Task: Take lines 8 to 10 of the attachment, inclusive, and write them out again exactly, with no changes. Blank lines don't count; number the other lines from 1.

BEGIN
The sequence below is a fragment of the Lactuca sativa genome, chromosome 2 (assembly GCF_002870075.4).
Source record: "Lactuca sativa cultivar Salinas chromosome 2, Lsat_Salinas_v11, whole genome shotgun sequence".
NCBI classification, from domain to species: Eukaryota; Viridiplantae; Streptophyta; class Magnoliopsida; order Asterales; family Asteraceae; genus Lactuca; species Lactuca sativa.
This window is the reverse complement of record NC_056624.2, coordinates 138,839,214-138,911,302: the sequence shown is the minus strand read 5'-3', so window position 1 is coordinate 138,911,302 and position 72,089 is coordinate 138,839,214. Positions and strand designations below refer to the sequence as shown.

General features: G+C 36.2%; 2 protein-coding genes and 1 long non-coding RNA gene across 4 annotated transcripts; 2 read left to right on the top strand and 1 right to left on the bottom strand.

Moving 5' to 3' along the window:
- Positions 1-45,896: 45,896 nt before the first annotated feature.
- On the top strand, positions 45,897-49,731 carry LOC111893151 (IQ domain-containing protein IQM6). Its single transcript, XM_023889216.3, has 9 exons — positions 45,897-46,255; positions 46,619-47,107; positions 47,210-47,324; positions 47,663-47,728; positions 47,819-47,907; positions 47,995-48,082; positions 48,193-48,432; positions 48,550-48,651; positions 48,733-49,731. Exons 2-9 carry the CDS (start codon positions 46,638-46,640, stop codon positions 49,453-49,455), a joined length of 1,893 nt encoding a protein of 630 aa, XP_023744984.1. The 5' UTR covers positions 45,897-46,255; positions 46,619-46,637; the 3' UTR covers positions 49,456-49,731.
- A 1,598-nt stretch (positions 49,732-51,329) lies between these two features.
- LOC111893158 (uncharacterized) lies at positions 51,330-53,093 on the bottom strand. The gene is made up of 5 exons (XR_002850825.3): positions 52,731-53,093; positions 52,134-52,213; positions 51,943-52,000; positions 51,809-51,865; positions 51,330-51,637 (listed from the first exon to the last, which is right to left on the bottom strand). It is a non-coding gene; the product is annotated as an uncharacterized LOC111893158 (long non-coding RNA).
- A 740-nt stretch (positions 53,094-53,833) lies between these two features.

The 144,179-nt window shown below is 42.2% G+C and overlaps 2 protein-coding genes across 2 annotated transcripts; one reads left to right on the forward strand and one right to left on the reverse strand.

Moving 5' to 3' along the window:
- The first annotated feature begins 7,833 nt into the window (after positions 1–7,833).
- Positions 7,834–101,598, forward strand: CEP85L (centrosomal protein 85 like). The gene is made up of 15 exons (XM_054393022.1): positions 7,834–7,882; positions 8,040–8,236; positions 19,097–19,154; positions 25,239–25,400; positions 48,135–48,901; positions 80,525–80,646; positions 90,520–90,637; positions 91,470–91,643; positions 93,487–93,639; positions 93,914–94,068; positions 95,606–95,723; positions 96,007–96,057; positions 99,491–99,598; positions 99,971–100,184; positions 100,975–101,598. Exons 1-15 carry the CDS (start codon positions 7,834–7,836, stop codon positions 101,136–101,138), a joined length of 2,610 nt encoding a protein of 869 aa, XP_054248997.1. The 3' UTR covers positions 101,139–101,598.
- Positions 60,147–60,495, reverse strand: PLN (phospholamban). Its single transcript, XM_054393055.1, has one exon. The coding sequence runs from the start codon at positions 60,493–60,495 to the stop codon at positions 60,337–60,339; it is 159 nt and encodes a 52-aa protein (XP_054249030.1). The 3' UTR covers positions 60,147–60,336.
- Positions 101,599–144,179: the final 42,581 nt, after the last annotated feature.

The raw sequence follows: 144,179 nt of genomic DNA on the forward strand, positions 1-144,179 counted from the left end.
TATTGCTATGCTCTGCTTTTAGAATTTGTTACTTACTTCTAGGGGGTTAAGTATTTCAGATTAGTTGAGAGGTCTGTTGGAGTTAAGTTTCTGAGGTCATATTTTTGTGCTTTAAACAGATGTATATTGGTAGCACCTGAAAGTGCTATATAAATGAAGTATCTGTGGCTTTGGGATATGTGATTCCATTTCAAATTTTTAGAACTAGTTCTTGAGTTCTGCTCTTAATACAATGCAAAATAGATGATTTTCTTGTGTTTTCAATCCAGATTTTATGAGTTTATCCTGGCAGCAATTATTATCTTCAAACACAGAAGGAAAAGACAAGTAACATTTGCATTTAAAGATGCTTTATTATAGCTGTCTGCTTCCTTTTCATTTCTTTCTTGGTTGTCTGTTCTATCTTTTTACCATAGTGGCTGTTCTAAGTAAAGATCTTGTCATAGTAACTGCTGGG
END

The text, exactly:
- On the top strand, positions 45,897-49,731 carry LOC111893151 (IQ domain-containing protein IQM6). Its single transcript, XM_023889216.3, has 9 exons — positions 45,897-46,255; positions 46,619-47,107; positions 47,210-47,324; positions 47,663-47,728; positions 47,819-47,907; positions 47,995-48,082; positions 48,193-48,432; positions 48,550-48,651; positions 48,733-49,731. Exons 2-9 carry the CDS (start codon positions 46,638-46,640, stop codon positions 49,453-49,455), a joined length of 1,893 nt encoding a protein of 630 aa, XP_023744984.1. The 5' UTR covers positions 45,897-46,255; positions 46,619-46,637; the 3' UTR covers positions 49,456-49,731.
- A 1,598-nt stretch (positions 49,732-51,329) lies between these two features.
- LOC111893158 (uncharacterized) lies at positions 51,330-53,093 on the bottom strand. The gene is made up of 5 exons (XR_002850825.3): positions 52,731-53,093; positions 52,134-52,213; positions 51,943-52,000; positions 51,809-51,865; positions 51,330-51,637 (listed from the first exon to the last, which is right to left on the bottom strand). It is a non-coding gene; the product is annotated as an uncharacterized LOC111893158 (long non-coding RNA).